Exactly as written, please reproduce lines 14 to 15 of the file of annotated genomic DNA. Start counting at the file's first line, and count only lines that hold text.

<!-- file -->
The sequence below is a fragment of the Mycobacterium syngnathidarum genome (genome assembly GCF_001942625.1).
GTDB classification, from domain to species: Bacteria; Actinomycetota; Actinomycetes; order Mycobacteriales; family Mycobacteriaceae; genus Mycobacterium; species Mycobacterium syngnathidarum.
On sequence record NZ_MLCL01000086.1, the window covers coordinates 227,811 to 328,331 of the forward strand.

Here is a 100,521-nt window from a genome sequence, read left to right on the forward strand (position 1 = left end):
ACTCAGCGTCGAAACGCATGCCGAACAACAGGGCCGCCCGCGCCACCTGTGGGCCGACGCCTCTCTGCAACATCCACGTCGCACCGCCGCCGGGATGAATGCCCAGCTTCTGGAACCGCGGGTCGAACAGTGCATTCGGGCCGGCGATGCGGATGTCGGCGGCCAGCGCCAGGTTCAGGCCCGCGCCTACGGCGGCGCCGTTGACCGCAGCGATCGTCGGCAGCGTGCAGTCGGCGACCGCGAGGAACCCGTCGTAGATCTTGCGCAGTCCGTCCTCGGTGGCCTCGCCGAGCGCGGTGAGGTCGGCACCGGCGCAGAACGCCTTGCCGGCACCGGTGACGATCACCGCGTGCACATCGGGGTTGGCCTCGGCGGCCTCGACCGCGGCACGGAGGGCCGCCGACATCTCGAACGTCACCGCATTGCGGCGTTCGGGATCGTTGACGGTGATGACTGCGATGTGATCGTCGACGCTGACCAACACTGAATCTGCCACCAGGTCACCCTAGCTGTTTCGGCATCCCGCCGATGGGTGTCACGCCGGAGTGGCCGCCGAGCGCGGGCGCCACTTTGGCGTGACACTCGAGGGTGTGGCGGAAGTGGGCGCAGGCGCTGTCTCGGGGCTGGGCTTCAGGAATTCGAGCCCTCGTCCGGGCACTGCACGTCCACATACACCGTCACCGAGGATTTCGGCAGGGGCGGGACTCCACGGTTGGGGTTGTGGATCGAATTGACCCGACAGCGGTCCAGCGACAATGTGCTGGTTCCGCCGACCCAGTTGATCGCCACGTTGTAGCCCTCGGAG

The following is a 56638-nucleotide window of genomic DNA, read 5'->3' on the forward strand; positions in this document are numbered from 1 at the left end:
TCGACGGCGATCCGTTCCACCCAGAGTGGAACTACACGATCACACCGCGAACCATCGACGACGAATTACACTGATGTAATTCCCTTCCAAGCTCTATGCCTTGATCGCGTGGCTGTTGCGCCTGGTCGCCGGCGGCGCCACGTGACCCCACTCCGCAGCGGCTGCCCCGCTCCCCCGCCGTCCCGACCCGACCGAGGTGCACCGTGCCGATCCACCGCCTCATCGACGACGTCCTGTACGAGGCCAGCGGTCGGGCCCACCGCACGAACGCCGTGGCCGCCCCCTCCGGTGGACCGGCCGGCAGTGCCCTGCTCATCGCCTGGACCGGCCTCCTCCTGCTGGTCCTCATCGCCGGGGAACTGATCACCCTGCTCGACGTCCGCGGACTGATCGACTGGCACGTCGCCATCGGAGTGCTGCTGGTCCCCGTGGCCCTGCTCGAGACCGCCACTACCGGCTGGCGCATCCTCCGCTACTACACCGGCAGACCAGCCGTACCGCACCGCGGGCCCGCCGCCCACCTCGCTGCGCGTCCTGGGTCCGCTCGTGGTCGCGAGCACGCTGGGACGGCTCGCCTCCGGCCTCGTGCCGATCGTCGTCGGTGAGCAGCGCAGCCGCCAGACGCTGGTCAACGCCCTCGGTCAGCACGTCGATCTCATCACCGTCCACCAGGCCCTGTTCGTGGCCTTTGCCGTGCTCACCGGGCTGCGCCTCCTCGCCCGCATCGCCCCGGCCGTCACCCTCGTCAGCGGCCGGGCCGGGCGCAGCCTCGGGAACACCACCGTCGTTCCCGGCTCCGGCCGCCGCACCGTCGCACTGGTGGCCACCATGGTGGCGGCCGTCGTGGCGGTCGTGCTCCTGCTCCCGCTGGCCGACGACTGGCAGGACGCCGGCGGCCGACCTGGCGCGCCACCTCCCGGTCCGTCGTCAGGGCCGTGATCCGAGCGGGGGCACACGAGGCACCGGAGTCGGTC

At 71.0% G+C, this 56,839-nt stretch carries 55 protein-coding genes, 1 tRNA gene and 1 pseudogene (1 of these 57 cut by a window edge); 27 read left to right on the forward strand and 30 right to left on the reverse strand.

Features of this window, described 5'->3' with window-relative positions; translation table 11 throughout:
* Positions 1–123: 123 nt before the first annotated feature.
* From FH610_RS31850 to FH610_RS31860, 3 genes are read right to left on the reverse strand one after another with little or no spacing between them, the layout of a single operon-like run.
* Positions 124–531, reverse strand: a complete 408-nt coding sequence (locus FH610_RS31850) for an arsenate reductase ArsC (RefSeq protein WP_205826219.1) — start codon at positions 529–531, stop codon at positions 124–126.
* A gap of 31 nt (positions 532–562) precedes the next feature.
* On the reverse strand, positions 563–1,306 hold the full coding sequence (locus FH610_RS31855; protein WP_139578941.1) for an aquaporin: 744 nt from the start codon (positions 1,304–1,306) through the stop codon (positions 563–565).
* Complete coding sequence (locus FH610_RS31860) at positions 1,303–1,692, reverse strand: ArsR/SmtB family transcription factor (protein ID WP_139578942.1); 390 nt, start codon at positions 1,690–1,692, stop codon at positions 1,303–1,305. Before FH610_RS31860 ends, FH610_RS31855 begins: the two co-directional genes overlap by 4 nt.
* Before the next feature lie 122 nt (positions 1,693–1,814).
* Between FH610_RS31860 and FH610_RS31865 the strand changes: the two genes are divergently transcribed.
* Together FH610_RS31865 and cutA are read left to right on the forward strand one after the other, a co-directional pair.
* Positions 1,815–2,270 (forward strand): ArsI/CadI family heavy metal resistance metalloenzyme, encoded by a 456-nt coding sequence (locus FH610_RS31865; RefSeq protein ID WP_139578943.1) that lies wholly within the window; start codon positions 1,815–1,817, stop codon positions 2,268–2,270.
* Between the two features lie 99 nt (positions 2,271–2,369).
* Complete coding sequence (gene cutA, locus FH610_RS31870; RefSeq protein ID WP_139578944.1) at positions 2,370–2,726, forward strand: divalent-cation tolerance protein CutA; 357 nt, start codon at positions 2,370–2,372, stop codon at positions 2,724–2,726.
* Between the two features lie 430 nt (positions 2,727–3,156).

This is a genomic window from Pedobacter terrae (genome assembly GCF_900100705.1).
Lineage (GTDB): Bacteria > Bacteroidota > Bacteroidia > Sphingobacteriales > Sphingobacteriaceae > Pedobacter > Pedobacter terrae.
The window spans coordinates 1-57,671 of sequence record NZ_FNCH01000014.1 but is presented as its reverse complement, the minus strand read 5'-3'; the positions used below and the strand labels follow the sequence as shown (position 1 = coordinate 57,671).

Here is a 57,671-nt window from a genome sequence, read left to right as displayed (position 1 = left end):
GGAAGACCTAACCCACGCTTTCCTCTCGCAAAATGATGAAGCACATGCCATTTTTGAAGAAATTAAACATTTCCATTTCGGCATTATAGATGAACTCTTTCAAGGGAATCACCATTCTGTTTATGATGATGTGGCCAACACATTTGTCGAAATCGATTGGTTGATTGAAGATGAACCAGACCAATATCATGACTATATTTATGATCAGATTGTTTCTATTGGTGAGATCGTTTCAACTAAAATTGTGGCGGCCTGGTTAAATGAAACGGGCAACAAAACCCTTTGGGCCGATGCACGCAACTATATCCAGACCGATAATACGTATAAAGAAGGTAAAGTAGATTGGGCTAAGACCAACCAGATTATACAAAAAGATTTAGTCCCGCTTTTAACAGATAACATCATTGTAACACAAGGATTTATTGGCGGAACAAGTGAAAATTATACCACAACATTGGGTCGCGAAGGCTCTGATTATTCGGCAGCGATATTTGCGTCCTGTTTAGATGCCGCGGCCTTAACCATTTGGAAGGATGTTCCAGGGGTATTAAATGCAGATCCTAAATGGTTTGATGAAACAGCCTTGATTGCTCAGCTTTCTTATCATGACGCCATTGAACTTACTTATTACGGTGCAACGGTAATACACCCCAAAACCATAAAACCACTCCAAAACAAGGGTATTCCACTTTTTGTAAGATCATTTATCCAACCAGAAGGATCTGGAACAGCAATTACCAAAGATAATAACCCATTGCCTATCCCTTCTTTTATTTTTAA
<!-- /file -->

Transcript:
* On the reverse strand, positions 563–1,306 hold the full coding sequence (locus FH610_RS31855; protein WP_139578941.1) for an aquaporin: 744 nt from the start codon (positions 1,304–1,306) through the stop codon (positions 563–565).
* Complete coding sequence (locus FH610_RS31860) at positions 1,303–1,692, reverse strand: ArsR/SmtB family transcription factor (protein ID WP_139578942.1); 390 nt, start codon at positions 1,690–1,692, stop codon at positions 1,303–1,305. Before FH610_RS31860 ends, FH610_RS31855 begins: the two co-directional genes overlap by 4 nt.